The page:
Sat Jul 21st, 2012 at 04:39:00 PM EST
ECB: Interview with Mario Draghi, President of the ECB (Le Monde, 18 July 2012, published 21 July 2012)
Should the ECB not do more to ease the economy, as the IMF has requested?
We are very open. We do not have any taboos. We decided to reduce interest rates to below 1% in July because we forecast that inflation would be close to or below 2% at the start of 2013. It now seems likely that it will fall sooner than expected, at the end of 2012. Our mandate is to maintain price stability in order to prevent both higher inflation and a generalised, broadly based fall in prices. If we see such risks of deflation, we will act.
These are long-term solutions. Doesn’t something need to be done about the urgency of the situation?
Let me tell you about my experience. In 1988 the Delors Committee set out the route towards Monetary Union, with a goal, a timetable and commitments to be respected. This prospect resulted in the Maastricht Treaty in 1992. Italy’s borrowing rates were very high at the time. But as a result of its involvement in the project of Monetary Union, Italy saw an abrupt fall in its rates, before there was even a decrease in the deficit, which stood at 11% of GDP! This leads me to believe that if countries make firm commitments, even of a long-term nature, this has an impact in the short term.
The ECB has been criticised for not doing more for the governments. Is the ECB waiting for government efforts to be made before acting?
This idea that there is bargaining between the governments and the ECB is a “quiproquo”. Our mandate is not to resolve the financial problems of countries, but to ensure price stability and to contribute to the stability of the financial system in full independence.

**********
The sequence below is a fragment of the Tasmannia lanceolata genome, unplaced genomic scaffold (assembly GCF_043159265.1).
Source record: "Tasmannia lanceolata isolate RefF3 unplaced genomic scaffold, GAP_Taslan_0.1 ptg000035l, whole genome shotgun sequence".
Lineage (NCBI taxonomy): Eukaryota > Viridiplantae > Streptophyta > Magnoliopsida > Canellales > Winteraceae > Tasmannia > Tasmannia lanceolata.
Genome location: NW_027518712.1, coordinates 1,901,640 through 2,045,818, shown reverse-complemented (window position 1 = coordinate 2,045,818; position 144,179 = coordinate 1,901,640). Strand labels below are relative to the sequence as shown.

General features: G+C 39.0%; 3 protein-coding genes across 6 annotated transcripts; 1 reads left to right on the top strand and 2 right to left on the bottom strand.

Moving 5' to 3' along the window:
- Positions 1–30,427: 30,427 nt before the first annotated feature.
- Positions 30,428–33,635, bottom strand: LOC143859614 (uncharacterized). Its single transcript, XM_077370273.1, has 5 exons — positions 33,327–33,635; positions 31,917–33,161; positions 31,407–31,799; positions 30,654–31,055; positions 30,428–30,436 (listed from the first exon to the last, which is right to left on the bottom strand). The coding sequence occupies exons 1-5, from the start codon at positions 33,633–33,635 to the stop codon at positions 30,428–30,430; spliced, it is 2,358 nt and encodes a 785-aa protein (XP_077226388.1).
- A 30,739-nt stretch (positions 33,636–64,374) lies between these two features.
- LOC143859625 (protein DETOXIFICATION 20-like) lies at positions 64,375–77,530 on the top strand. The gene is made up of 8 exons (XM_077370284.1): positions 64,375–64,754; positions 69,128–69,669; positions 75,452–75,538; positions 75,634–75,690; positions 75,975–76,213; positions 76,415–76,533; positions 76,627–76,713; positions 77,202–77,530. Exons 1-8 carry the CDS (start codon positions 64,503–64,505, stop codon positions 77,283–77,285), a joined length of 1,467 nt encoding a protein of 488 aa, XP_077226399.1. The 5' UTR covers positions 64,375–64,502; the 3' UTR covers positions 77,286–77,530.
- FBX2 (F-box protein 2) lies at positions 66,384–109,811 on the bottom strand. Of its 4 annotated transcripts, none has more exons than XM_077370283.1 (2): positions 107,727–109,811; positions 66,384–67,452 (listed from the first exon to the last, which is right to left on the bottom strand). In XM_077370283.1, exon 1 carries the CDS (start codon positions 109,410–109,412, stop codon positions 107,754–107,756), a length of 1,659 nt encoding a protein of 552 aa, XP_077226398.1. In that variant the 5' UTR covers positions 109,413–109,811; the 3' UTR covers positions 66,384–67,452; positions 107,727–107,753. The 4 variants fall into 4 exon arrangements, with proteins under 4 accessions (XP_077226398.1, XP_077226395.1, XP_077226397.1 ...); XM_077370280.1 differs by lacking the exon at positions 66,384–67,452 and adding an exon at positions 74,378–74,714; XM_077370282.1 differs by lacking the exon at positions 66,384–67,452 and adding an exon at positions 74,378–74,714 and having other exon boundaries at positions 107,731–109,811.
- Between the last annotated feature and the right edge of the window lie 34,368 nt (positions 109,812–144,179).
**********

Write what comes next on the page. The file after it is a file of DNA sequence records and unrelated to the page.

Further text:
Yeah, because private banks are part of the financial system and they need to be supported because their bankruptcies are systemically destabilizing events... whereas state bankruptcies are not systemically destabilizing and so treasuries need not be supported like banks.
It may sound insane, but that's in fact what's written in the Maastricht Treaty.
However, Draghi also says this:
On Friday, 20 July, the finance ministers of the euro area should have completed the aid plan for banks. Have they done so? Will it suffice to prevent the country from defaulting?
One important point is the involvement of senior creditors of banks: the ECB believes that such involvement should be possible in the case of the liquidation of a bank. Savers must be protected, but creditors should be part of the solution of the crisis. It is a matter of limiting the involvement of taxpayers. They have already paid a great deal!
So, another interpretation of Draghi's words is that governments should govern and they should restructure the financial sector forcefully and impose creditor bail-ins, something they have refused to do. The ECB is evidently neither the fiscal authority nor the banking supervisor, therefore it's about time governments did their job. Maybe then they wouldn't need to wish that the ECB solves their problems.